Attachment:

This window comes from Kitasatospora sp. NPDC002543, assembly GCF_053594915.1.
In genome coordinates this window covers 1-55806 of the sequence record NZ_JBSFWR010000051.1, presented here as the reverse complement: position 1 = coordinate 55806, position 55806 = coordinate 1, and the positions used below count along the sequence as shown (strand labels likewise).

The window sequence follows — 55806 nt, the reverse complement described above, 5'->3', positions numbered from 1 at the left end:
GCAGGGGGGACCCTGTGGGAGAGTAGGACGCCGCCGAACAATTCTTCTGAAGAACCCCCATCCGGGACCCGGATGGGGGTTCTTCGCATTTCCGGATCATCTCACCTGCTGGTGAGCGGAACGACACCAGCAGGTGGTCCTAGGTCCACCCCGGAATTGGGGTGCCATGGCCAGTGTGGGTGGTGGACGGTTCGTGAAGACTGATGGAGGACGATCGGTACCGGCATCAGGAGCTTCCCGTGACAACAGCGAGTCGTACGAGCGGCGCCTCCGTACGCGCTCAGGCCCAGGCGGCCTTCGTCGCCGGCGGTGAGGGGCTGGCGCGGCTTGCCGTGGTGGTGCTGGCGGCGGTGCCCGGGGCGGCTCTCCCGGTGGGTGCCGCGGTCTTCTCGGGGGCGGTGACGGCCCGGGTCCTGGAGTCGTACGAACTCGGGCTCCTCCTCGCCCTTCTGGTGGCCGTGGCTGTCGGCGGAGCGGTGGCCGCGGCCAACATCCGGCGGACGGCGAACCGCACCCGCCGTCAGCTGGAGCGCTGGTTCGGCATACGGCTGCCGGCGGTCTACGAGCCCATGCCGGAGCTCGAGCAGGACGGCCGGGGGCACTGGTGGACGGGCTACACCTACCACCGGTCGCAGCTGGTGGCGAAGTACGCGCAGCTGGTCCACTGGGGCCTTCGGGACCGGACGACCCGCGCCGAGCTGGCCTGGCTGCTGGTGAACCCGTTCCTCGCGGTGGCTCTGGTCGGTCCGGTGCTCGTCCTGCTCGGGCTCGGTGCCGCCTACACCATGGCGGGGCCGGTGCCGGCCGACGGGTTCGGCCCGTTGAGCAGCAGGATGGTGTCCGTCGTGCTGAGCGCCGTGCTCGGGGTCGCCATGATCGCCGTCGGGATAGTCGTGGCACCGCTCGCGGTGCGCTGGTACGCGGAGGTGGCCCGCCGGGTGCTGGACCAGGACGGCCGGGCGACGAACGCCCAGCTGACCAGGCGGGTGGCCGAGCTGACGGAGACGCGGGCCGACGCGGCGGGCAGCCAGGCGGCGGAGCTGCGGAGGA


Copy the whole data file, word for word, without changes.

This window comes from Kitasatospora sp. NPDC002543, assembly GCF_053594915.1.
In genome coordinates this window covers 1-55806 of the sequence record NZ_JBSFWR010000051.1, presented here as the reverse complement: position 1 = coordinate 55806, position 55806 = coordinate 1, and the positions used below count along the sequence as shown (strand labels likewise).

The window sequence follows — 55806 nt, the reverse complement described above, 5'->3', positions numbered from 1 at the left end:
GCAGGGGGGACCCTGTGGGAGAGTAGGACGCCGCCGAACAATTCTTCTGAAGAACCCCCATCCGGGACCCGGATGGGGGTTCTTCGCATTTCCGGATCATCTCACCTGCTGGTGAGCGGAACGACACCAGCAGGTGGTCCTAGGTCCACCCCGGAATTGGGGTGCCATGGCCAGTGTGGGTGGTGGACGGTTCGTGAAGACTGATGGAGGACGATCGGTACCGGCATCAGGAGCTTCCCGTGACAACAGCGAGTCGTACGAGCGGCGCCTCCGTACGCGCTCAGGCCCAGGCGGCCTTCGTCGCCGGCGGTGAGGGGCTGGCGCGGCTTGCCGTGGTGGTGCTGGCGGCGGTGCCCGGGGCGGCTCTCCCGGTGGGTGCCGCGGTCTTCTCGGGGGCGGTGACGGCCCGGGTCCTGGAGTCGTACGAACTCGGGCTCCTCCTCGCCCTTCTGGTGGCCGTGGCTGTCGGCGGAGCGGTGGCCGCGGCCAACATCCGGCGGACGGCGAACCGCACCCGCCGTCAGCTGGAGCGCTGGTTCGGCATACGGCTGCCGGCGGTCTACGAGCCCATGCCGGAGCTCGAGCAGGACGGCCGGGGGCACTGGTGGACGGGCTACACCTACCACCGGTCGCAGCTGGTGGCGAAGTACGCGCAGCTGGTCCACTGGGGCCTTCGGGACCGGACGACCCGCGCCGAGCTGGCCTGGCTGCTGGTGAACCCGTTCCTCGCGGTGGCTCTGGTCGGTCCGGTGCTCGTCCTGCTCGGGCTCGGTGCCGCCTACACCATGGCGGGGCCGGTGCCGGCCGACGGGTTCGGCCCGTTGAGCAGCAGGATGGTGTCCGTCGTGCTGAGCGCCGTGCTCGGGGTCGCCATGATCGCCGTCGGGATAGTCGTGGCACCGCTCGCGGTGCGCTGGTACGCGGAGGTGGCCCGCCGGGTGCTGGACCAGGACGGCCGGGCGACGAACGCCCAGCTGACCAGGCGGGTGGCCGAGCTGACGGAGACGCGGGCCGACGCGGCGGGCAGCCAGGCGGCGGAGCTGCGGAGGA